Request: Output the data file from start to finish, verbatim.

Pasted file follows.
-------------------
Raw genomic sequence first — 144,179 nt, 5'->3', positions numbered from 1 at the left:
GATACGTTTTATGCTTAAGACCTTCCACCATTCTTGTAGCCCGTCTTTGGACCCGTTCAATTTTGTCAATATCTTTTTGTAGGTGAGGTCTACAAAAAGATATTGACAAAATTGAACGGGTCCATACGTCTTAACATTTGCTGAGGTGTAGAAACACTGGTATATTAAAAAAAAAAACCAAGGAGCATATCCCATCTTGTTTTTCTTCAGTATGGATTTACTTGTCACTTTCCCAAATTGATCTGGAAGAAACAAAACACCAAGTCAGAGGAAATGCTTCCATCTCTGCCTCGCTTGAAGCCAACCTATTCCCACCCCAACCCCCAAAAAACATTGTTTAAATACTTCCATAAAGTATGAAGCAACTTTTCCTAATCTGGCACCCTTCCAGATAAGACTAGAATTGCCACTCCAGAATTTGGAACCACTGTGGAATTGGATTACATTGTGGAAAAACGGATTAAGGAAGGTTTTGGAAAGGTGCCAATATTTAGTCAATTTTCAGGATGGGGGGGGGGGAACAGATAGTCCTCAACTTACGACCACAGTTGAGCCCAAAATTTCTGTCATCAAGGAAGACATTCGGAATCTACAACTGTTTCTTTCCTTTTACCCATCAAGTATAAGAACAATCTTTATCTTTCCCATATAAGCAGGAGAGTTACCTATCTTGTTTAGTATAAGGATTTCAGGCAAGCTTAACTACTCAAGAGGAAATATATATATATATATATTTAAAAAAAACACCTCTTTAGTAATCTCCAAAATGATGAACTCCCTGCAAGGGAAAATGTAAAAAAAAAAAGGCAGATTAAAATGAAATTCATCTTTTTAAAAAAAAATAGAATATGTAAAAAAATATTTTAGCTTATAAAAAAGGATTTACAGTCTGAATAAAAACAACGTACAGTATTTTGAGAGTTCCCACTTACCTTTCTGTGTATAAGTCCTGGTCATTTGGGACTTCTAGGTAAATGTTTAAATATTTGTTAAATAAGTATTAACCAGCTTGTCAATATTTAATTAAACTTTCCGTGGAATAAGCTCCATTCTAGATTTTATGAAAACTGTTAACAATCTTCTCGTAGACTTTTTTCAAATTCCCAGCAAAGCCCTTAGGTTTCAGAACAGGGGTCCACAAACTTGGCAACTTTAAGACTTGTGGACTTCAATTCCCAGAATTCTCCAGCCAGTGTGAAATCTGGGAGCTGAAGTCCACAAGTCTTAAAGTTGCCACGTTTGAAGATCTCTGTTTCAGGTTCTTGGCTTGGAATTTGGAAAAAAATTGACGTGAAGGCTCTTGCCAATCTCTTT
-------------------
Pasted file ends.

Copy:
Raw genomic sequence first — 144,179 nt, 5'->3', positions numbered from 1 at the left:
GATACGTTTTATGCTTAAGACCTTCCACCATTCTTGTAGCCCGTCTTTGGACCCGTTCAATTTTGTCAATATCTTTTTGTAGGTGAGGTCTACAAAAAGATATTGACAAAATTGAACGGGTCCATACGTCTTAACATTTGCTGAGGTGTAGAAACACTGGTATATTAAAAAAAAAAACCAAGGAGCATATCCCATCTTGTTTTTCTTCAGTATGGATTTACTTGTCACTTTCCCAAATTGATCTGGAAGAAACAAAACACCAAGTCAGAGGAAATGCTTCCATCTCTGCCTCGCTTGAAGCCAACCTATTCCCACCCCAACCCCCAAAAAACATTGTTTAAATACTTCCATAAAGTATGAAGCAACTTTTCCTAATCTGGCACCCTTCCAGATAAGACTAGAATTGCCACTCCAGAATTTGGAACCACTGTGGAATTGGATTACATTGTGGAAAAACGGATTAAGGAAGGTTTTGGAAAGGTGCCAATATTTAGTCAATTTTCAGGATGGGGGGGGGGGAACAGATAGTCCTCAACTTACGACCACAGTTGAGCCCAAAATTTCTGTCATCAAGGAAGACATTCGGAATCTACAACTGTTTCTTTCCTTTTACCCATCAAGTATAAGAACAATCTTTATCTTTCCCATATAAGCAGGAGAGTTACCTATCTTGTTTAGTATAAGGATTTCAGGCAAGCTTAACTACTCAAGAGGAAATATATATATATATATATTTAAAAAAAACACCTCTTTAGTAATCTCCAAAATGATGAACTCCCTGCAAGGGAAAATGTAAAAAAAAAAAGGCAGATTAAAATGAAATTCATCTTTTTAAAAAAAAATAGAATATGTAAAAAAATATTTTAGCTTATAAAAAAGGATTTACAGTCTGAATAAAAACAACGTACAGTATTTTGAGAGTTCCCACTTACCTTTCTGTGTATAAGTCCTGGTCATTTGGGACTTCTAGGTAAATGTTTAAATATTTGTTAAATAAGTATTAACCAGCTTGTCAATATTTAATTAAACTTTCCGTGGAATAAGCTCCATTCTAGATTTTATGAAAACTGTTAACAATCTTCTCGTAGACTTTTTTCAAATTCCCAGCAAAGCCCTTAGGTTTCAGAACAGGGGTCCACAAACTTGGCAACTTTAAGACTTGTGGACTTCAATTCCCAGAATTCTCCAGCCAGTGTGAAATCTGGGAGCTGAAGTCCACAAGTCTTAAAGTTGCCACGTTTGAAGATCTCTGTTTCAGGTTCTTGGCTTGGAATTTGGAAAAAAATTGACGTGAAGGCTCTTGCCAATCTCTTT